Questions recently emerged around one of the written responses from Betsy DeVos related to online schools and graduation rates. Upon review, we realized part of the answer came from a section of K12’s 2016 Academic Report titled, “Understanding Student Progress toward Graduation in K12 Public School Programs.” Our Academic Report is a public document that is released annually.
That particular section of the Academic Report provides an analysis of graduation and online schools: the history of graduation rates, how federal four-year cohort graduation rates are calculated, the effect of mobility and its impact on online schools and other schools. It looks at research and data on the high number of under-credited high school students who enter online schools, along with other important evidence. It also includes data from a subset of schools examining the graduation rate of continuously enrolled high school students – those who enrolled in ninth grade and remained enrolled until twelfth grade. This is not the federal graduation rate and our report makes that clear. Here is the full excerpt:
High school students in K12 public school programs can earn their diplomas if the school has sufficient time with the student or the student is enrolled in the same school for all four years, as presumed in the assumptions underlying federal regulations about four-year graduation cohort rates. Among K12 public school programs, for students who enrolled in ninth grade and remained enrolled until twelfth grade, the following virtual academies have four-year cohort graduation rates of at least 90 percent:
DeVos’s written answer did not include the full wording above, which led to some understandable confusion. However, as our Academic Report clearly indicates, the figures in this specific section were included to provide a closer look at continuously enrolled students as part of a broader analysis on graduation; they were not schools’ federal graduation rates.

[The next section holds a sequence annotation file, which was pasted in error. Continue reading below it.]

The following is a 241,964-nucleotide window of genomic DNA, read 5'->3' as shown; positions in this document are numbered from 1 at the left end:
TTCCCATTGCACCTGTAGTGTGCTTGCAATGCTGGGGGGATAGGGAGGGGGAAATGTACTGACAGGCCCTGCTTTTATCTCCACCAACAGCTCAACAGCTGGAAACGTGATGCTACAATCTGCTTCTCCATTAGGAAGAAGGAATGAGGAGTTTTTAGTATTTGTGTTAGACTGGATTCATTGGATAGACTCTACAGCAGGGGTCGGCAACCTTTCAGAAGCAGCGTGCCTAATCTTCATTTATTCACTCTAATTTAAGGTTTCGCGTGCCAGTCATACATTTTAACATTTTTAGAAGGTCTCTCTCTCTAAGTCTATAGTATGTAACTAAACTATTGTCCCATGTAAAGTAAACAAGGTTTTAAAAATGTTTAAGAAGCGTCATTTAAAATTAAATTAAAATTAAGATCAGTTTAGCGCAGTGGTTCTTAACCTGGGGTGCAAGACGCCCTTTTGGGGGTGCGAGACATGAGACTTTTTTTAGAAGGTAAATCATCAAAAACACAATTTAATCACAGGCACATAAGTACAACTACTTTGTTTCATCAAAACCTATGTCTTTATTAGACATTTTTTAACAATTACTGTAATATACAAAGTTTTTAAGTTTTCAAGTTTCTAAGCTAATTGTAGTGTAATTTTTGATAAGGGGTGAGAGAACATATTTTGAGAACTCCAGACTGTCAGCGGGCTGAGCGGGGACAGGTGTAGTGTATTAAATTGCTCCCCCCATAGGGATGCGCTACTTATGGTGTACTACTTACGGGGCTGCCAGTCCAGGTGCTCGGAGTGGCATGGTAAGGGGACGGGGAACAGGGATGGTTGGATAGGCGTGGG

There is a serious conversation among educators and policymakers about how to effectively measure graduation. This analysis was included in K12’s latest Academic Report to provide an understanding of graduation rates, and to offer important context on how it impacts online schools. It also offers ideas for states to consider how to measure individual student progress toward graduation for each of the high school years, rather than just the fourth year.
Unfortunately, in this current politically-charged climate, there is not a lot of room for thoughtful and nuanced policy conversations. Nevertheless, rather than relying on headlines or tweets, I encourage you to read the analysis, “Understanding Student Progress toward Graduation in K12 Public School Programs,” in K12’s 2016 Academic Report, which can be accessed here: http://www.k12.com/sites/default/files/pdf/K12-Academic-Report-2016-111516.pdf (pages 154-158).
You can also read more of our commentary on graduation rates here:
America’s Graduation Rate Dilemma (Nate Davis)